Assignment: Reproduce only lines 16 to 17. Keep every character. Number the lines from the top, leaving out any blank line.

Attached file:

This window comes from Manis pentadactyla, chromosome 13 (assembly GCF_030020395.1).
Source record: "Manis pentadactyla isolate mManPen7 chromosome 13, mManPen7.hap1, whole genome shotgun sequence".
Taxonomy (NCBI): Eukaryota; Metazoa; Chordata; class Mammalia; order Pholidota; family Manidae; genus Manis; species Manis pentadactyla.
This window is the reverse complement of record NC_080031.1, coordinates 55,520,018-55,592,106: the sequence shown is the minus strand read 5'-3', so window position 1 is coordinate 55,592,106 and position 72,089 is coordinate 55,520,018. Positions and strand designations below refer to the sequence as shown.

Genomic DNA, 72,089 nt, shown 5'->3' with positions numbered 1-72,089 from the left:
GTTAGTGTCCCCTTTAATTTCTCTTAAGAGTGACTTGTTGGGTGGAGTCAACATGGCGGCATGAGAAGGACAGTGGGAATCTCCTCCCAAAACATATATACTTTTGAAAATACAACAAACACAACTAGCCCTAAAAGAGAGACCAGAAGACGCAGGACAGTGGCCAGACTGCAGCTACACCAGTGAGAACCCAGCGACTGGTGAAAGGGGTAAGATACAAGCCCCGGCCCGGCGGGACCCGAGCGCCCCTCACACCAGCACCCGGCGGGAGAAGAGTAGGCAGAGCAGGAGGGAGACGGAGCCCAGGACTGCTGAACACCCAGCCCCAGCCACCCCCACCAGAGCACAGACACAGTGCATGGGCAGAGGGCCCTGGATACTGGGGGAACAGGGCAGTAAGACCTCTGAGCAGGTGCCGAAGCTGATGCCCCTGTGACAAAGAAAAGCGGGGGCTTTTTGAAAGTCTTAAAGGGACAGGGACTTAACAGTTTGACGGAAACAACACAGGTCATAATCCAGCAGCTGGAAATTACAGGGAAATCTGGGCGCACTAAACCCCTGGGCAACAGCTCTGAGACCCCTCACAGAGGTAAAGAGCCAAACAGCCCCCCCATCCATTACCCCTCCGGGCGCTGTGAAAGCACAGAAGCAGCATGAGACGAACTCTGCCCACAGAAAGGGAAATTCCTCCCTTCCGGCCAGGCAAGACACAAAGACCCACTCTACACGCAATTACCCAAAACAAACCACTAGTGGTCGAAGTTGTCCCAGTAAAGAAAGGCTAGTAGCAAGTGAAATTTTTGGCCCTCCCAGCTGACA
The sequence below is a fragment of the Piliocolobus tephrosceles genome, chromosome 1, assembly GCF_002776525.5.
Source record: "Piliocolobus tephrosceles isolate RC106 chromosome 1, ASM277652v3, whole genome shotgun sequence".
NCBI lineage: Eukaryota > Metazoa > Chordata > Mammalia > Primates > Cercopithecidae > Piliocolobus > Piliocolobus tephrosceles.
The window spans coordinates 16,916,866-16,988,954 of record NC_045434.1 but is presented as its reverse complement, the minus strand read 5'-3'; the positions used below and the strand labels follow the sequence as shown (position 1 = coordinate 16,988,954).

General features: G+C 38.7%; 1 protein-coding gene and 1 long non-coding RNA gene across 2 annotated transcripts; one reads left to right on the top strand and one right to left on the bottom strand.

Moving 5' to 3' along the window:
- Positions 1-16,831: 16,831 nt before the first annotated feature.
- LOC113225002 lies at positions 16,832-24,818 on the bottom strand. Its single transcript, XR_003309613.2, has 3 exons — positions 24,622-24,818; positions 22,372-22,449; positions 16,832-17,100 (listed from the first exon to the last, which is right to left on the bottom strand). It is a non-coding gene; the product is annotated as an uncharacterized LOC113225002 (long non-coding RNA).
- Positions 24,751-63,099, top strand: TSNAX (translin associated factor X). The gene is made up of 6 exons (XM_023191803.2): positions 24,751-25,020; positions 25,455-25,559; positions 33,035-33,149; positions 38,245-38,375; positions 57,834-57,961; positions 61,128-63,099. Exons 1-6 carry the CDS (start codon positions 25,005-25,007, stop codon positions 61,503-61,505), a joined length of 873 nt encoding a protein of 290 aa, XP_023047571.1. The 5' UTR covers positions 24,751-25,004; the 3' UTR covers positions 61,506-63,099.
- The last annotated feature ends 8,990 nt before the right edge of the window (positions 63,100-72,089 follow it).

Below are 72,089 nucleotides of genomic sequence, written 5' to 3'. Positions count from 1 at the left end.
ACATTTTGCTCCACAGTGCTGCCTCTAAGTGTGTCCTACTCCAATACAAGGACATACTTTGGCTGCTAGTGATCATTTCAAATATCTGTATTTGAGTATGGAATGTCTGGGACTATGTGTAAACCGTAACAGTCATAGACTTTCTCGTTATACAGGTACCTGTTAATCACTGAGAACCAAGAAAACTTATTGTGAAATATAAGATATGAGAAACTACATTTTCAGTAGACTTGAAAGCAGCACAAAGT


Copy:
- The last annotated feature ends 8,990 nt before the right edge of the window (positions 63,100-72,089 follow it).

Below are 72,089 nucleotides of genomic sequence, written 5' to 3'. Positions count from 1 at the left end.